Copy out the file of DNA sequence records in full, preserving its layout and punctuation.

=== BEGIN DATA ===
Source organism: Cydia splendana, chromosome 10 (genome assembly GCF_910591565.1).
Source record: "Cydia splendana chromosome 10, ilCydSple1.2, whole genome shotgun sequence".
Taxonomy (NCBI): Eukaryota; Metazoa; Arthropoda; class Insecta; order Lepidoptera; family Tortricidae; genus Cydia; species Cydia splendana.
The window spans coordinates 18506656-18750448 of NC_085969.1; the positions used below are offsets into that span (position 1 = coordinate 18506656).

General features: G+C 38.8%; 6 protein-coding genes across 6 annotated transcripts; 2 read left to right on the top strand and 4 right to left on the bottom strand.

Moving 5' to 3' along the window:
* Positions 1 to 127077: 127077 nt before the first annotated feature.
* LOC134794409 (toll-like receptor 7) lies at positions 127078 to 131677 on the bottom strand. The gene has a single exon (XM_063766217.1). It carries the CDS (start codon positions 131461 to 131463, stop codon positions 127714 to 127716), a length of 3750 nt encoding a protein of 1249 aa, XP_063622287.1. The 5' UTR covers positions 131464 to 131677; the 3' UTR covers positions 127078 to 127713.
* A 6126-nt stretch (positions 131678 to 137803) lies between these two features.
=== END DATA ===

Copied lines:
Source organism: Cydia splendana, chromosome 10 (genome assembly GCF_910591565.1).
Source record: "Cydia splendana chromosome 10, ilCydSple1.2, whole genome shotgun sequence".
Taxonomy (NCBI): Eukaryota; Metazoa; Arthropoda; class Insecta; order Lepidoptera; family Tortricidae; genus Cydia; species Cydia splendana.
The window spans coordinates 18506656-18750448 of NC_085969.1; the positions used below are offsets into that span (position 1 = coordinate 18506656).

General features: G+C 38.8%; 6 protein-coding genes across 6 annotated transcripts; 2 read left to right on the top strand and 4 right to left on the bottom strand.

Moving 5' to 3' along the window:
* Positions 1 to 127077: 127077 nt before the first annotated feature.
* LOC134794409 (toll-like receptor 7) lies at positions 127078 to 131677 on the bottom strand. The gene has a single exon (XM_063766217.1). It carries the CDS (start codon positions 131461 to 131463, stop codon positions 127714 to 127716), a length of 3750 nt encoding a protein of 1249 aa, XP_063622287.1. The 5' UTR covers positions 131464 to 131677; the 3' UTR covers positions 127078 to 127713.
* A 6126-nt stretch (positions 131678 to 137803) lies between these two features.